Deep Learning Technology: Sebastian Arnold, Betty van Aken, Paul Grundmann, Felix A. Gers and Alexander Löser. Learning Contextualized Document Representations for Healthcare Answer Retrieval. The Web Conference 2020 (WWW'20)
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Chicken respiratory diseases are difficult to differentiate and may not be diagnosed based on respiratory signs and lesions. Other diseases such as mycoplasmosis by Mycoplasma gallisepticum (chronic respiratory disease), Newcastle disease by mesogenic strains of Newcastle diseases virus (APMV-1), avian metapneumovirus, infectious laryngotracheitis, avian infectious coryza in some stages may clinically resemble IB. Similar kidney lesions may be caused by different etiologies, including other viruses, such as infectious bursal disease virus (the cause of Gumboro disease) and toxins (for instance ochratoxins of Aspergillus ochraceus), and dehydration.
In laying hens, abnormal and reduced egg production are also observed in Egg Drop Syndrome 76 (EDS), caused by an Atadenovirus and avian metapneumovirus infections. At present, IB is more common and far more spread than EDS. The large genetic and phenotypic diversity of IBV have been resulting in common vaccination failures. In addition, new strains of IBV, not present in commercial vaccines, can cause the disease in IB vaccinated flocks. Attenuated vaccines will revert to virulence by consecutive passage in chickens in densely populated areas, and may reassort with field strains, generating potentially important variants.
Definitive diagnosis relies on viral isolation and characterization. For virus characterization, recent methodology using genomic amplification (PCR) and sequencing of products, will enable very precise description of strains, according to the oligonucleotide primers designed and target gene. Methods for IBV antigens detection may employ labelled antibodies, such as direct immunofluorescence or immunoperoxidase. Antibodies to IBV may be detected by indirect immunofluorescent antibody test, ELISA and Haemagglutination inhibition (haemagglutinating IBV produced after enzymatic treatment by phospholipase C).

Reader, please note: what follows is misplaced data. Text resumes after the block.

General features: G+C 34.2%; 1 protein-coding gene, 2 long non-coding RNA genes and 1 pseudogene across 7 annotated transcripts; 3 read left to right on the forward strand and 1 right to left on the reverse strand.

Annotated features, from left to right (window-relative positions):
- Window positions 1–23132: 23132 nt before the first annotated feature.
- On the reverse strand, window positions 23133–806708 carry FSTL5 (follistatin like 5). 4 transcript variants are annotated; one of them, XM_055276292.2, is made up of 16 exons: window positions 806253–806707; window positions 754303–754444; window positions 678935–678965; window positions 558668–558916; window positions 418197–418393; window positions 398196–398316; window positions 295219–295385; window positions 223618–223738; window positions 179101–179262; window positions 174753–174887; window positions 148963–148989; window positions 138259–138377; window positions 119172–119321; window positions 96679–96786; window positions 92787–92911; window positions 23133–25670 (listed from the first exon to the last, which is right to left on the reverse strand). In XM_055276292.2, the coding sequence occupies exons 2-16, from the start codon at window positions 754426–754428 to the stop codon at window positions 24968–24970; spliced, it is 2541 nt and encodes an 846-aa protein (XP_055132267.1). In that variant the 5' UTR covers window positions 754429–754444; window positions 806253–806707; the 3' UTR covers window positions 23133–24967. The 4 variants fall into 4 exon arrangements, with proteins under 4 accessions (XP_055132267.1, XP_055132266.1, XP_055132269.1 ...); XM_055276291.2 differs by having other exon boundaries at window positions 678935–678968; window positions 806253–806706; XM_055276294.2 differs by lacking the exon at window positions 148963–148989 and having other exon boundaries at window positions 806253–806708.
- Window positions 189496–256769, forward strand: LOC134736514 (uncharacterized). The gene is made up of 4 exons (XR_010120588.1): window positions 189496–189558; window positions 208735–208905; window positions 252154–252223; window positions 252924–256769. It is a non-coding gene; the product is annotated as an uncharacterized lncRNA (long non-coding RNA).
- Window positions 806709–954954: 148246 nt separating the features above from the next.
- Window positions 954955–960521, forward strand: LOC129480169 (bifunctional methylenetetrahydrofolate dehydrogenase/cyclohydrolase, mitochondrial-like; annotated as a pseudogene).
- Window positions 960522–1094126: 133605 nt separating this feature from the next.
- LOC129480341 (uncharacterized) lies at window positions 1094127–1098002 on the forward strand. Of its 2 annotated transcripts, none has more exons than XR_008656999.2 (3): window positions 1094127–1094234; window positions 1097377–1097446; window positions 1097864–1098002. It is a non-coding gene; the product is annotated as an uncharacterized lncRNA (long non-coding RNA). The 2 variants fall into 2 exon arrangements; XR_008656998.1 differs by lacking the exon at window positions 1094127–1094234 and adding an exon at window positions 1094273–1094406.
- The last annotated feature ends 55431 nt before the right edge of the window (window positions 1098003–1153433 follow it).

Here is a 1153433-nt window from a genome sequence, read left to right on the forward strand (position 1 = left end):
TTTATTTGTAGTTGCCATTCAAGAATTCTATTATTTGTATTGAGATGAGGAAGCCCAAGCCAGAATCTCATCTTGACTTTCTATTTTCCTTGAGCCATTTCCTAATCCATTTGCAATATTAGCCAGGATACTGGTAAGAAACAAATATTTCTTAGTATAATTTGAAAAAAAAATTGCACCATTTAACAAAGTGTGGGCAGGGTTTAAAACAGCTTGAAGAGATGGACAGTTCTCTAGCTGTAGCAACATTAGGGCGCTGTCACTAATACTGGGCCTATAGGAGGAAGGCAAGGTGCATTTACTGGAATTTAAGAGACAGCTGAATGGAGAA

Dogs will typically recover from kennel cough within a few weeks. However, secondary infections could lead to complications that could do more harm than the disease itself. Several opportunistic invaders have been recovered from the respiratory tracts of dogs with kennel cough, including Streptococcus, Pasteurella, Pseudomonas, and various coliforms. These bacteria have the potential to cause pneumonia or sepsis, which drastically increase the severity of the disease. These complications are evident in thoracic radiographic examinations. Findings will be mild in animals affected only by kennel cough, while those with complications may have evidence of segmental atelectasis and other severe side effects.
No specific treatment is available, but antibiotics can be used to prevent secondary infections.
Vaccines are available (ATCvet codes: for the inactivated vaccine, for the live vaccine; plus various combinations).
Biosecurity protocols including adequate isolation, disinfection are important in controlling the spread of the disease.
Antibiotics are given to treat any bacterial infection present. Cough suppressants are used if the cough is not productive. NSAIDs are often given to reduce fever and upper respiratory inflammation. Prevention is by vaccinating for canine adenovirus, distemper, parainfluenza, and "Bordetella". In kennels, the best prevention is to keep all the cages disinfected. In some cases, such as "doggie daycares" or nontraditional playcare-type boarding environments, it is usually not a cleaning or disinfecting issue, but rather an airborne issue, as the dogs are in contact with each other's saliva and breath. Although most kennels require proof of vaccination, the vaccination is not a fail-safe preventative. Just like human influenza, even after receiving the vaccination, a dog can still contract mutated strains or less severe cases.